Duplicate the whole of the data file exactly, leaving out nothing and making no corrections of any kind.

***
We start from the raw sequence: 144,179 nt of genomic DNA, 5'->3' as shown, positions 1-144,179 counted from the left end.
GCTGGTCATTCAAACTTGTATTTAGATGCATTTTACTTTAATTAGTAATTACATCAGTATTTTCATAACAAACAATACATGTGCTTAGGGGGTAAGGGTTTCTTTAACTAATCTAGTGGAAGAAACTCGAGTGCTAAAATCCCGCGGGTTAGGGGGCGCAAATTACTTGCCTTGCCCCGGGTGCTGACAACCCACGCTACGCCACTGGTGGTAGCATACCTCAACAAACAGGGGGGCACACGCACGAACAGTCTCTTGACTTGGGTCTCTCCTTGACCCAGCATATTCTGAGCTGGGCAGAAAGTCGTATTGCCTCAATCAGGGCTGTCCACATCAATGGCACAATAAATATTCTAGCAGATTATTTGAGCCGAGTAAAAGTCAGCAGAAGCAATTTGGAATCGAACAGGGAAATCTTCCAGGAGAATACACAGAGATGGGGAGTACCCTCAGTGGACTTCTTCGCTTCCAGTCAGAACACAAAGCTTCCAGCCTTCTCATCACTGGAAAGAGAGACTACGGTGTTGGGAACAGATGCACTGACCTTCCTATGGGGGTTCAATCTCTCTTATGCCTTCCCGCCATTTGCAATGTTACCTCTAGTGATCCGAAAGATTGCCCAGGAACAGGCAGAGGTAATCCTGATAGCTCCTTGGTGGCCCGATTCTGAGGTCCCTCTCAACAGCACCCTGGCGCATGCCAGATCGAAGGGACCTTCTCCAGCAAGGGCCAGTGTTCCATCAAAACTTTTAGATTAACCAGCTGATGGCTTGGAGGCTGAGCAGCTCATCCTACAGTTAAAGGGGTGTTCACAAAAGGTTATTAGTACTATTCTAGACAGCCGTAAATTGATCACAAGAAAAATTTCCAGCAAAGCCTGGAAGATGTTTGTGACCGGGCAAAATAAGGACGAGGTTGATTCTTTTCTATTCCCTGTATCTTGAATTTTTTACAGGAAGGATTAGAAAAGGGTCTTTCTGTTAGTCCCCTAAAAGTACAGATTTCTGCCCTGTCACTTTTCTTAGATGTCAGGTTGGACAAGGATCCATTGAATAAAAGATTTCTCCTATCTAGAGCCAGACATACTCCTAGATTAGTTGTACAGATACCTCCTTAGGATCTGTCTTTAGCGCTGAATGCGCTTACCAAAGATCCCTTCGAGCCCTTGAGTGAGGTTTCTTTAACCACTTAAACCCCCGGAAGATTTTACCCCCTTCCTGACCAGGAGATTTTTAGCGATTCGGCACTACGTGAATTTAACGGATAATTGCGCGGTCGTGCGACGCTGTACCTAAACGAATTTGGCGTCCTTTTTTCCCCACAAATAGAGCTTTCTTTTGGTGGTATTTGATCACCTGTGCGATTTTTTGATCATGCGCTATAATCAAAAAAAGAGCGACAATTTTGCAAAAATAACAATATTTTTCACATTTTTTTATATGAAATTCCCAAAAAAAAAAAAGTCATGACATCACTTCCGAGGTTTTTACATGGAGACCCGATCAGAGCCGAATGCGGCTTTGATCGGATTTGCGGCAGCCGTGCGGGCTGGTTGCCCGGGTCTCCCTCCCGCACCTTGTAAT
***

We start from the raw sequence: 144,179 nt of genomic DNA, 5'->3' as shown, positions 1-144,179 counted from the left end.
GCTGGTCATTCAAACTTGTATTTAGATGCATTTTACTTTAATTAGTAATTACATCAGTATTTTCATAACAAACAATACATGTGCTTAGGGGGTAAGGGTTTCTTTAACTAATCTAGTGGAAGAAACTCGAGTGCTAAAATCCCGCGGGTTAGGGGGCGCAAATTACTTGCCTTGCCCCGGGTGCTGACAACCCACGCTACGCCACTGGTGGTAGCATACCTCAACAAACAGGGGGGCACACGCACGAACAGTCTCTTGACTTGGGTCTCTCCTTGACCCAGCATATTCTGAGCTGGGCAGAAAGTCGTATTGCCTCAATCAGGGCTGTCCACATCAATGGCACAATAAATATTCTAGCAGATTATTTGAGCCGAGTAAAAGTCAGCAGAAGCAATTTGGAATCGAACAGGGAAATCTTCCAGGAGAATACACAGAGATGGGGAGTACCCTCAGTGGACTTCTTCGCTTCCAGTCAGAACACAAAGCTTCCAGCCTTCTCATCACTGGAAAGAGAGACTACGGTGTTGGGAACAGATGCACTGACCTTCCTATGGGGGTTCAATCTCTCTTATGCCTTCCCGCCATTTGCAATGTTACCTCTAGTGATCCGAAAGATTGCCCAGGAACAGGCAGAGGTAATCCTGATAGCTCCTTGGTGGCCCGATTCTGAGGTCCCTCTCAACAGCACCCTGGCGCATGCCAGATCGAAGGGACCTTCTCCAGCAAGGGCCAGTGTTCCATCAAAACTTTTAGATTAACCAGCTGATGGCTTGGAGGCTGAGCAGCTCATCCTACAGTTAAAGGGGTGTTCACAAAAGGTTATTAGTACTATTCTAGACAGCCGTAAATTGATCACAAGAAAAATTTCCAGCAAAGCCTGGAAGATGTTTGTGACCGGGCAAAATAAGGACGAGGTTGATTCTTTTCTATTCCCTGTATCTTGAATTTTTTACAGGAAGGATTAGAAAAGGGTCTTTCTGTTAGTCCCCTAAAAGTACAGATTTCTGCCCTGTCACTTTTCTTAGATGTCAGGTTGGACAAGGATCCATTGAATAAAAGATTTCTCCTATCTAGAGCCAGACATACTCCTAGATTAGTTGTACAGATACCTCCTTAGGATCTGTCTTTAGCGCTGAATGCGCTTACCAAAGATCCCTTCGAGCCCTTGAGTGAGGTTTCTTTAACCACTTAAACCCCCGGAAGATTTTACCCCCTTCCTGACCAGGAGATTTTTAGCGATTCGGCACTACGTGAATTTAACGGATAATTGCGCGGTCGTGCGACGCTGTACCTAAACGAATTTGGCGTCCTTTTTTCCCCACAAATAGAGCTTTCTTTTGGTGGTATTTGATCACCTGTGCGATTTTTTGATCATGCGCTATAATCAAAAAAAGAGCGACAATTTTGCAAAAATAACAATATTTTTCACATTTTTTTATATGAAATTCCCAAAAAAAAAAAAGTCATGACATCACTTCCGAGGTTTTTACATGGAGACCCGATCAGAGCCGAATGCGGCTTTGATCGGATTTGCGGCAGCCGTGCGGGCTGGTTGCCCGGGTCTCCCTCCCGCACCTTGTAAT